# It's me again. need somebody to check my answer

1. Apr 7, 2004

### cseet

Hi all,

it's me again... sorry but this is the only place where I learn most of my physics from... pls kindly check my answer and for the last part... I found the angle but don't know how to convert it to (rad)... pls guide me...thanks

A series RCL circuit with L= 6.5 mH, C=3.7uF, and R = 5.5ohm is driven by a generator with a maximum emf of 197 V and a variable angular frequency w.

(a) Find the resonant frequency . (Unit: rad/s)

(b) Find I(rms) at resonance when w=7.0E3 rad/s . (Unit: A)

25.3 A

(c) Find X(c) when w=7.0E3 rad/s. (Unit: ohm)

38.6 ohm

(d) Find X(L) when w=7.0E3 rad/s. (Unit: ohm)

45.5 ohm

(e) Find Z when w=7.0E3 rad/s. (Unit: ohm)

8.82 phm

(f) Find I(rms) when w=7.0E3 rad/s. (Unit: A)

15.8 A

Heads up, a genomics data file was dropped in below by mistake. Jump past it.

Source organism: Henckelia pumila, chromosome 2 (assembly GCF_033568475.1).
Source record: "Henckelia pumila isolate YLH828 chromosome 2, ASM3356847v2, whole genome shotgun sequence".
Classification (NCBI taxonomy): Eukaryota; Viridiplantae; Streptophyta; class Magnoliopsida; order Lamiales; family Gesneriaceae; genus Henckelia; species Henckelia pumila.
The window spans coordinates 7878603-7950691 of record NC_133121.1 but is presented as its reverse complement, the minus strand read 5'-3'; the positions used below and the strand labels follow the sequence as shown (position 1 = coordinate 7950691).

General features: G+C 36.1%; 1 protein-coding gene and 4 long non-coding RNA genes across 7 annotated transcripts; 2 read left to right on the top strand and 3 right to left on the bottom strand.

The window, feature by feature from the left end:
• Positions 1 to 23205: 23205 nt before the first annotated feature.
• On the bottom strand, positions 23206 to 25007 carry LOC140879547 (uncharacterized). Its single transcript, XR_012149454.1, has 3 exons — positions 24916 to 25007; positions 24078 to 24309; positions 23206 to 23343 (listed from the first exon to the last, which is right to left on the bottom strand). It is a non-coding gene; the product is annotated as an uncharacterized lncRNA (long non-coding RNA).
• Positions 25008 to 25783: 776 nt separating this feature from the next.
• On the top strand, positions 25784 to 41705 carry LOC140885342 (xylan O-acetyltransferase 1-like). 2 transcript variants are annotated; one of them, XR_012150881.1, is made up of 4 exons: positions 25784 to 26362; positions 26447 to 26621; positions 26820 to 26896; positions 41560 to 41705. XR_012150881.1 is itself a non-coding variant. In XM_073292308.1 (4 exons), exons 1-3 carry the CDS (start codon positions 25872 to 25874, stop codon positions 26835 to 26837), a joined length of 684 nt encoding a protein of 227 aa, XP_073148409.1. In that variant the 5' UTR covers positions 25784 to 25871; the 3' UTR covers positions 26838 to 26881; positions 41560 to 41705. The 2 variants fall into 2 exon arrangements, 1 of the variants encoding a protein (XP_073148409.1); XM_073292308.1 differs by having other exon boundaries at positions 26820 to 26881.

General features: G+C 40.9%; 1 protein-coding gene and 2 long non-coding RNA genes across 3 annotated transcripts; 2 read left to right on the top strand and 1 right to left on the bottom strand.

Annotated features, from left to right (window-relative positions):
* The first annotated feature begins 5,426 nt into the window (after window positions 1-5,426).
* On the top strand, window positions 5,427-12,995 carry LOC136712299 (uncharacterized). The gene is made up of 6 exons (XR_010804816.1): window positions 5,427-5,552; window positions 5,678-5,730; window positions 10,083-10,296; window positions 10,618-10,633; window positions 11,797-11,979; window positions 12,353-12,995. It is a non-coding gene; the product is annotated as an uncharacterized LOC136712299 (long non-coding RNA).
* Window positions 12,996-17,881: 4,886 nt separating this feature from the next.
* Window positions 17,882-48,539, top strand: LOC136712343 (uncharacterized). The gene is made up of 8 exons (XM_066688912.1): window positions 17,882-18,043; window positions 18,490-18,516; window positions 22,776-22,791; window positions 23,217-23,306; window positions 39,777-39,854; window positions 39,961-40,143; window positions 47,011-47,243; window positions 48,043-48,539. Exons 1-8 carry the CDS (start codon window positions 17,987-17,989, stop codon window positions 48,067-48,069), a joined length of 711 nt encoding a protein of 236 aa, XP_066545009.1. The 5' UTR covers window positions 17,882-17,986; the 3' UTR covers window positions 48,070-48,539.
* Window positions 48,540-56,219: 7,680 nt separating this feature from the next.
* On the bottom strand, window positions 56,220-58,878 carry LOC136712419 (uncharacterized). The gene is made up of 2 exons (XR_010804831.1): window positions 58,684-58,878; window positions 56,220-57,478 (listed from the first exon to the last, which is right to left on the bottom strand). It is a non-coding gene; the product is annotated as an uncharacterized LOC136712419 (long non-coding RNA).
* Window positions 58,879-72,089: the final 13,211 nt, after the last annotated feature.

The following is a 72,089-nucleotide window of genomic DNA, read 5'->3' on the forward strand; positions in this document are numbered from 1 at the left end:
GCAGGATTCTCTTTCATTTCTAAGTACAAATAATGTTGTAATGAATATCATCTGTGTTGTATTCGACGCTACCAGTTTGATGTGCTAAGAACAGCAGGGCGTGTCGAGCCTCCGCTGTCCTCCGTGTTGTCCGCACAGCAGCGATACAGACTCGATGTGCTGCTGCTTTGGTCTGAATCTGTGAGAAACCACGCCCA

phase angle = inverse tan ((45.5-38.6) / 5.5) = 51.4

answer: I found the angle to be 51.4 degrees but how do I convert it to unit - rad?

thanks
cseet

2. Apr 7, 2004

### Severian596

If I'm not mistaken this is a conversion between degrees and radians.

$$\frac{2 \pi}{360} = \frac{x}{51.4}$$

and solve for x. Don't factor out $$\pi$$, use it in your answer. For example $$x = 0.98 \pi$$

Last edited: Apr 7, 2004
3. Apr 7, 2004

### Chen

All answers are correct (good job!) except for (b) which I cannot confirm nor deny. I still don't understand the meaning of "I(rms) at resonance when w=7.0E3 rad/s" when the only resonance frequency is 6.45E3 rad/s. If they only want you to find I(rms) at w=7.0E3 rad/s, then the answer should be the same as (f), 15.8A.